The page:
As many of you know, I've collected the work of "money artist" J.S.G. Boggs ever since I met him in Pittsburgh back in the early 90s.
I haven't heard from him in years, and he seemed to have dropped from the scene as personal problems including an automobile accident have taken their toll. But he's still discussed in the art world - this week I came across this article about an exhibit of his work at an art fair in Beijing, China.
Under the banner Artistic Creativity, Artistic Life, the 2010 Beijing International Art Exposition will be held from August 19-23 at China World Trade Center, attracting over 100 top art agencies and galleries from home and abroad.
Now in its 13th year, the event will highlight quality art works of high collecting value, the organizer said.
The exposition will boast a collection of over 5,000 pieces of artwork from top-notch international galleries like Germany's Hagemann Gallery, Olga's Gallery in Switzerland and Boun/HuaMing Art Space from France.
A highlight of the show is the inclusion of signature pieces by J.S.G. Boggs, whose work deals with the tension between money's aesthetic value and its economic function.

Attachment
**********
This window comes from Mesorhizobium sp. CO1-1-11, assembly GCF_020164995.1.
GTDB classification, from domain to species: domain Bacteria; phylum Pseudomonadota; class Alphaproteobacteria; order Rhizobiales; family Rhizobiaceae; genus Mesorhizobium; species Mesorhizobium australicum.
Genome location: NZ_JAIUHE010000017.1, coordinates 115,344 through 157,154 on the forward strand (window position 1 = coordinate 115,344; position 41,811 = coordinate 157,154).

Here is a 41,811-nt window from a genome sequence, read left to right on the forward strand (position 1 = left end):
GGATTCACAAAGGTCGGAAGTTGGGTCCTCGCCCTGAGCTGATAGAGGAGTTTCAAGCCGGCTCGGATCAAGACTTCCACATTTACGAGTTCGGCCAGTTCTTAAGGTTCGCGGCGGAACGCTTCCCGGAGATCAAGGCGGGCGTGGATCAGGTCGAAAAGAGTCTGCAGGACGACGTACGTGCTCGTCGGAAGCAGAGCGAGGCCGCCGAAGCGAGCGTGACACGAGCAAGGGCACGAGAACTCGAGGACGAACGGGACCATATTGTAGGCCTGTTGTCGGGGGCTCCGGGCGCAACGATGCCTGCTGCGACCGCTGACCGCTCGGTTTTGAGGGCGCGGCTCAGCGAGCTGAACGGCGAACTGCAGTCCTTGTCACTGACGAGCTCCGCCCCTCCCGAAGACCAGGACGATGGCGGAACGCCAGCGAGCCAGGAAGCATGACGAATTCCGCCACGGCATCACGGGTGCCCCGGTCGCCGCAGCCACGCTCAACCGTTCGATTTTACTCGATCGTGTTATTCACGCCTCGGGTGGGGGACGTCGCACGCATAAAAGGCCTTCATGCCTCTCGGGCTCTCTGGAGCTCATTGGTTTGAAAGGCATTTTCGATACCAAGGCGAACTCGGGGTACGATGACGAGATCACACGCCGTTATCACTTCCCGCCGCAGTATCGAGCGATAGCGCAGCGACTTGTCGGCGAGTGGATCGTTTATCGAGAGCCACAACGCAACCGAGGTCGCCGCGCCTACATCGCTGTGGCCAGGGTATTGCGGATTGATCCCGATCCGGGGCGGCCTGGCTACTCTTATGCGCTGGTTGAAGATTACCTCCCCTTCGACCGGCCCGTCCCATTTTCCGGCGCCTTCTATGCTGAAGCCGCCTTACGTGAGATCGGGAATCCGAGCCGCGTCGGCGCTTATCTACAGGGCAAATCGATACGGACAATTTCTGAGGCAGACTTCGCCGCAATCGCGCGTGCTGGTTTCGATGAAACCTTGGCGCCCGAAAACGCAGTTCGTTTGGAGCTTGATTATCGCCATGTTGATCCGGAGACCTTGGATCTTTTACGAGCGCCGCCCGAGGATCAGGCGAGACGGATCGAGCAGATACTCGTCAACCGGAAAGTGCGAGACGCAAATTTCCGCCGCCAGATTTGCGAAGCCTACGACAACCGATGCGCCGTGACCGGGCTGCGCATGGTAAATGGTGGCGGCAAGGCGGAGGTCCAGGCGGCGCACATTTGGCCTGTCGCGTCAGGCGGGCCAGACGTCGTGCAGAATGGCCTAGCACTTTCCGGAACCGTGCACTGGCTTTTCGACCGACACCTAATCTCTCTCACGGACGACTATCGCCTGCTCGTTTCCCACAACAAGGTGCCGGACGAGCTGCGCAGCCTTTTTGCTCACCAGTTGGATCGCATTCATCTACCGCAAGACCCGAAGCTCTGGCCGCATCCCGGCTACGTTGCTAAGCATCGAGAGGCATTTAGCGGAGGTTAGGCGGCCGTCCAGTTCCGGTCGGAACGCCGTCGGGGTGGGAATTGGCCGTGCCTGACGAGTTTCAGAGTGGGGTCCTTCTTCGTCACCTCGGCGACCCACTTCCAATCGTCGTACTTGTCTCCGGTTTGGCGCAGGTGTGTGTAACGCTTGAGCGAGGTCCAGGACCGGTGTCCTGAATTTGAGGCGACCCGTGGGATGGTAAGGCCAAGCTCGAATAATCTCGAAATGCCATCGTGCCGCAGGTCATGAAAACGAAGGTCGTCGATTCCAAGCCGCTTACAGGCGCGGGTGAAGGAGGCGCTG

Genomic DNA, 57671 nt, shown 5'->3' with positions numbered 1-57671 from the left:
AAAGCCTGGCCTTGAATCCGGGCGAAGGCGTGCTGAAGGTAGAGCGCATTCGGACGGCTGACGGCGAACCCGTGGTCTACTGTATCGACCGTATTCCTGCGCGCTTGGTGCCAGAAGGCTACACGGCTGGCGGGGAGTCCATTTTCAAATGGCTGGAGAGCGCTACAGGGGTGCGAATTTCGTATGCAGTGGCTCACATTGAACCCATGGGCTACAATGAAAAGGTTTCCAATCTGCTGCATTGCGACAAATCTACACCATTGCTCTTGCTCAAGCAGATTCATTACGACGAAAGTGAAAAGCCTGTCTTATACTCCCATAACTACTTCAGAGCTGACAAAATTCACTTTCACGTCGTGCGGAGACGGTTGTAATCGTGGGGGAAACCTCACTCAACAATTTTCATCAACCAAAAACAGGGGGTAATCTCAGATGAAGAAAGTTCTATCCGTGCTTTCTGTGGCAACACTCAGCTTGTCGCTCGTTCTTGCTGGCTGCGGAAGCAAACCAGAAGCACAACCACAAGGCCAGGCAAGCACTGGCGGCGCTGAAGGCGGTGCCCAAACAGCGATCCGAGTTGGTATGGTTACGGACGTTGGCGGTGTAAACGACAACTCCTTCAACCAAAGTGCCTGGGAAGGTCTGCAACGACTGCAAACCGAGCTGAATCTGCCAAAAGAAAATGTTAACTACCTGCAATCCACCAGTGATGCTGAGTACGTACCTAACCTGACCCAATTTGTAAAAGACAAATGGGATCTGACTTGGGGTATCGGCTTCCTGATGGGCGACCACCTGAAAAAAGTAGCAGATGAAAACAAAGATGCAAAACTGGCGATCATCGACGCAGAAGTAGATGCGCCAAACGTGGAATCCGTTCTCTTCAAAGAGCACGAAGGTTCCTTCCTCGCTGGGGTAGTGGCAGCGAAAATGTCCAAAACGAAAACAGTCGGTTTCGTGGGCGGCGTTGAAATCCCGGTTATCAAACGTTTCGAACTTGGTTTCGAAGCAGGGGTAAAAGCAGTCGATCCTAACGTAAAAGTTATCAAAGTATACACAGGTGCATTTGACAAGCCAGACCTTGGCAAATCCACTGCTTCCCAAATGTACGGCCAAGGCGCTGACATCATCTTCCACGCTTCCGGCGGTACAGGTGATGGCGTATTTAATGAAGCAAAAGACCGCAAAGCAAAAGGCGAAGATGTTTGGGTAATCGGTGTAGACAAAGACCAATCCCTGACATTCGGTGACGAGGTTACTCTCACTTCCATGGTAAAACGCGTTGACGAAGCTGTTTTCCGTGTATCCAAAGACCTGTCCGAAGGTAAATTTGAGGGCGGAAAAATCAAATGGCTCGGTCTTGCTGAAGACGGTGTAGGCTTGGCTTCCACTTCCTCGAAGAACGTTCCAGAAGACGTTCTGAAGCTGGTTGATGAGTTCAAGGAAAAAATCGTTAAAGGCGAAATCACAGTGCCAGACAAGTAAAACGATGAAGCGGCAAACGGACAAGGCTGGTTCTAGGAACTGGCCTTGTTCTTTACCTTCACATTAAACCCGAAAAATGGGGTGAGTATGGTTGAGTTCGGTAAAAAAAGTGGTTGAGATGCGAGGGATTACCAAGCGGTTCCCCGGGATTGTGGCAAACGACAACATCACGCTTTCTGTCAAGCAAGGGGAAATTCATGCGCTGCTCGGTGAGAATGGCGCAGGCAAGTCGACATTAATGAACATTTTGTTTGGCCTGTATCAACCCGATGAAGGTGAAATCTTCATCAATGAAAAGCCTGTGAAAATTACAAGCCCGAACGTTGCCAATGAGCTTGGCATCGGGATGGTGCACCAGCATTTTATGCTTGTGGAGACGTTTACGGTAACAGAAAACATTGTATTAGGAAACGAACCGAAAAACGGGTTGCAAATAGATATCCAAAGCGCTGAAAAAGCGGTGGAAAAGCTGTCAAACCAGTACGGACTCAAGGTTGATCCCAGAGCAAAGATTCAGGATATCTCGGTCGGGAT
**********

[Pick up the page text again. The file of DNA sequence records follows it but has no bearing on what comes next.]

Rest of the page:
A group of contemporary Italian artists will have their works shown for the first time in China at the exposition, including Gianfranco Meggiato, Antonello Venditti and Vincenzo Balsamo.
To cater to the demand for Western classical works in China, several impressionist pieces such as La Route de Verrières by French painter Alfred Sisley and Pond's Edge In Normandy by Jean-Baptiste-Camille Corot will be on display.
The article didn't include images of the displayed art, but I did come across a YouTube video of Boggs making one of his famous transactions. An image from the video is shown above, and for those whose email reader or browser supports it, an embedded video is below.